Quizbird: Leaf Warbler with a wing bar.

Blåvand, Denmark, 27th May 2015

On the 27th of May this year Henrik Knudsen trapped a wing-barred phylloscopus warbler at Blåvand, Denmark. It wasn’t heard to call.

WP 3-4, 2nd=7 Wing 61.5 mm.

So what species is it? Feathers for DNA which have already been sent off and are awaiting results of their analysis.

I (Martin G) have expressed my opinion on the identification to Henrik (and I will share them). He also has thoughts. What do you think?

warbler two (1 of 1) warbler three (1 of 1) warbler one (1 of 1)

 

18 thoughts on “Quizbird: Leaf Warbler with a wing bar.

  1. Sebastian Weigand

    I got no idea about measures in hand, but it looks much like Greenish Warbler Phylloscopus trochiloides, doesn`t it?
    Best wishes, Sebastian

    Reply
  2. andymould

    Bill looks OK for Large-billed Leaf, but maybe too clean looking below? So it’s Green Warbler for me based on yellow in super and on head/neck.

    Reply
  3. Grahame Walbridge

    Large-billed Leaf has a very distinctive hook-tipped bill which is largely dark, including the lower mandible. It has a much stronger head/face pattern and colder, dark olive-green upper parts.

    http://orientalbirdimages.org/search.php?p=4&Bird_ID=1799&Bird_Family_ID=&pagesize=1http://orientalbirdimages.org/search.php?p=4&Bird_ID=1799&Bird_Family_ID=&pagesize=1

    Wing point 3=4 is marginally in favour of Green but there is much overlap as in relative position of p2, though if it fell between 6/7 it would favour Green.

    I can see where Martin is going with this, the upper parts do look decidedly green and a pity there isn’t a face-on shot to show the distribution of yellow on the breast ,streaked vs solid.

    Let’s see what the mtDNA tells us.

    Reply
    1. Julian Hough

      Based on the general coloration of the greenish upperparts and strongly suffused yellow through the super and cheeks (and assumedly the breast?) suggest the bird is a Green Warbler. The hook-tipped bill, a feature I noted in birds inTurkey is evident and the shape of the supercilium, especially where it meets the bill also fit with my mental image of Green.
      The wings are long and while overlap in measurements between the sexes in both Greenish, it is probably on the higher end for Greenish and could assumedly be a female Green. The wingformula would fit Green as would the rather bleached/worn wingbar.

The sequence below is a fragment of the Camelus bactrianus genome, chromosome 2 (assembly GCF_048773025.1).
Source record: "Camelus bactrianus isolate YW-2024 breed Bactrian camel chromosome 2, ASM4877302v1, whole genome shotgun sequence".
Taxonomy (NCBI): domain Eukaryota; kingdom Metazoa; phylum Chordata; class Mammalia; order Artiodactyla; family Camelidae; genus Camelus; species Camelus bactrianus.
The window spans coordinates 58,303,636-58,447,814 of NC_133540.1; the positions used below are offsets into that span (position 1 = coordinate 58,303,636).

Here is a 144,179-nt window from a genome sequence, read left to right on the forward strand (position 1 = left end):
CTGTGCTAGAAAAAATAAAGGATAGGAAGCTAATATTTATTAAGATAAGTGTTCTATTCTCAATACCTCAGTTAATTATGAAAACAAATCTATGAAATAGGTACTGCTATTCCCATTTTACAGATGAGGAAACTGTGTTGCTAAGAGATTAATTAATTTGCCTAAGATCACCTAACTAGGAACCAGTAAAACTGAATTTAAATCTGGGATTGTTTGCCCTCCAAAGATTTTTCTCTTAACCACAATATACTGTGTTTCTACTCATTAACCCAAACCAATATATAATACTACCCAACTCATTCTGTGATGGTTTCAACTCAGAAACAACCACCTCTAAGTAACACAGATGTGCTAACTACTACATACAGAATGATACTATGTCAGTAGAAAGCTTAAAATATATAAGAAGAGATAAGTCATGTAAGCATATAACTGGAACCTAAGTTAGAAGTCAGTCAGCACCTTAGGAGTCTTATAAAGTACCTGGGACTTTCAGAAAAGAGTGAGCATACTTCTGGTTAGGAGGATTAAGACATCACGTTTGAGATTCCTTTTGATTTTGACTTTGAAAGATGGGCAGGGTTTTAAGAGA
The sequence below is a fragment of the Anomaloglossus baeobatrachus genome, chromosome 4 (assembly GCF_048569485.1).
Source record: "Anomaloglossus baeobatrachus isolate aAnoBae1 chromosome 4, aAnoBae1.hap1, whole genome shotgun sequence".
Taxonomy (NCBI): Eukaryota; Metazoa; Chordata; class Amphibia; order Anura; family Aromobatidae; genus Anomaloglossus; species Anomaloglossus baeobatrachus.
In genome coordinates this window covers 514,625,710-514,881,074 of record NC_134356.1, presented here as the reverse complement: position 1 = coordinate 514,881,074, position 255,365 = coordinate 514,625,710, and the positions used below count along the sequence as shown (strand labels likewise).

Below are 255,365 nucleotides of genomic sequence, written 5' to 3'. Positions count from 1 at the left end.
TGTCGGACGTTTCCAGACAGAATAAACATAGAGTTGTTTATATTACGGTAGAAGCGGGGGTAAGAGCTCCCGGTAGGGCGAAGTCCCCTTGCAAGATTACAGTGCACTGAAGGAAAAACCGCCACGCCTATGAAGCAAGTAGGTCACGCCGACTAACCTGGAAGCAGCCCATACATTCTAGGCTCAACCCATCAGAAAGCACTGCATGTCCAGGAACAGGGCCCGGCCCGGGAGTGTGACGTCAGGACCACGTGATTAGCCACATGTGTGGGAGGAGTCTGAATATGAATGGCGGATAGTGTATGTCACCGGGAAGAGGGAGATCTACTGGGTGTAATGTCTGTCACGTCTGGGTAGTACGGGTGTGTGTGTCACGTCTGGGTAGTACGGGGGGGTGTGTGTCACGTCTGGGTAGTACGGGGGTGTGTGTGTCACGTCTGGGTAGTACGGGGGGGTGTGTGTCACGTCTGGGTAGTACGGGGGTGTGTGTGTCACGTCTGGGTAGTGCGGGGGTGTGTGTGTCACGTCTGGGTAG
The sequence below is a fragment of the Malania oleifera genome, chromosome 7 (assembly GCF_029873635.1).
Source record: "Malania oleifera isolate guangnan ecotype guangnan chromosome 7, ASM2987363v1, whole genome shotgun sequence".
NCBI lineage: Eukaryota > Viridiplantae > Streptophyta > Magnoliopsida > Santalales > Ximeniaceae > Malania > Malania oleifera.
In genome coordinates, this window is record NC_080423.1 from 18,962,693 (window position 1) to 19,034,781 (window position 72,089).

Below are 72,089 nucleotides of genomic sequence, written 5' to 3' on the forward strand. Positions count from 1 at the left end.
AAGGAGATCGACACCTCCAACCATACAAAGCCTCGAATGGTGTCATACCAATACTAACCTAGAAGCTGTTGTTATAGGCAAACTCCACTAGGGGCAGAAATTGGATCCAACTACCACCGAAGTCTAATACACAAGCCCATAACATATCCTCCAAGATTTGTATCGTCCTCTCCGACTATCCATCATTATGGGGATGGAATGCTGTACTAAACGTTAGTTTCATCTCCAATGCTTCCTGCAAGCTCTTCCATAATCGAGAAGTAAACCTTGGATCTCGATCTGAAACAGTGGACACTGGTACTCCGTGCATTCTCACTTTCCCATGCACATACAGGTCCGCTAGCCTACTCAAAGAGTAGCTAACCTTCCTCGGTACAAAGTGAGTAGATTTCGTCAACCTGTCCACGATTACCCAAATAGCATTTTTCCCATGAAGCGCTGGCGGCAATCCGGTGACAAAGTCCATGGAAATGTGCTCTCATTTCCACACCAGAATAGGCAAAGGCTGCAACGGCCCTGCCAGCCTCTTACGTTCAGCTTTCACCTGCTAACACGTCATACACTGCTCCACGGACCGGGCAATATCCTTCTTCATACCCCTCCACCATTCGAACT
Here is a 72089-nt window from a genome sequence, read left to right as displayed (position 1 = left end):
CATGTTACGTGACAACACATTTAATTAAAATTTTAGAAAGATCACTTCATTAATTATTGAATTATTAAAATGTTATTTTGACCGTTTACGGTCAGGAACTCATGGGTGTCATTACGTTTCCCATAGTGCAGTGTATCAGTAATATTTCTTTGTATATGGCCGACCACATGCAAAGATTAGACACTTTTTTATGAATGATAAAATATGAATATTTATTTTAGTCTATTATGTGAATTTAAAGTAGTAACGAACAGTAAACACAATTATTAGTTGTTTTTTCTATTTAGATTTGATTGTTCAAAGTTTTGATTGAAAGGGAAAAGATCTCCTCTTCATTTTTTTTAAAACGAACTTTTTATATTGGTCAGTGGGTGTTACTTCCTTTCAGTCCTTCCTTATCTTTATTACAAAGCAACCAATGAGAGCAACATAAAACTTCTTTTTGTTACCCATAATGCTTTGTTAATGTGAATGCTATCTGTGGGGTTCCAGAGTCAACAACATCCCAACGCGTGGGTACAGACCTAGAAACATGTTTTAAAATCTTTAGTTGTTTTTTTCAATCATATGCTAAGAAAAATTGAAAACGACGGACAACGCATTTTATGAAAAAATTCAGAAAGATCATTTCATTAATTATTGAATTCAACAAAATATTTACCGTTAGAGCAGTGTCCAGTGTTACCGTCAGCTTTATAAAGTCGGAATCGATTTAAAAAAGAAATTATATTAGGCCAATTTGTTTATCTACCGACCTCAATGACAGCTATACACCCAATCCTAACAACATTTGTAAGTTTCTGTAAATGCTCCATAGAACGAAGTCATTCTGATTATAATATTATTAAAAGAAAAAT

That’s what I would be calling it on the phone to RBA!

      Reply
  4. Grahame Walbridge

    Wing length range (per Svensson) are Greenish 54-67mm and Green 60-67mm. A wing length of 61.5mm is mid-range Greenish and right at the bottom end of Green (=female). I don’t think you can read anything into the details of wing formula, either way.

    Having said that, there are certain plumage features which suggest Green.

    Reply
  5. Blåvand Fuglestation

    I think the old Williamsons: ”Identification guide for ringers” is still usefull and he gives wing length for Greenish 55 – 65 and for Green 58 – 67.
    Bent Jakobsen

    Reply
  6. Bryon Wright

    Forget the perceived colouration. Field identification from this is mainly tonal. Because the supercilium shape, square ended with attached long thin flourish and the sharpness and definition of the other head markings and covert markings remain constant in all the photos I would also suggest Green. Not the Green one would see in Turkey perhaps, more like the Green Warbler one would see in Central Asia, in a Tashkent Park, feeding quite low down, whilst clinging to the corrugated bark.

    Reply
  7. Grahame Walbridge

    Thanks for that Bent, I should have checked my Williamson. However, it does not alter the fact that the Danish bird’s wing length is mid-range for both. Williamson also states P6 is less sharpely emarginated.

    I have only seen Green on winter quarters in Sri Lanka but do they really vary in plumage tones from West to East? Here is a bird photographed in Turkey.

    http://www.surfbirds.com/gallery/search2.php?species=&photographer=&location=&country=Turkey&start=121

    Reply
  8. Pingback: Greenish or Green? | Birding Frontiers

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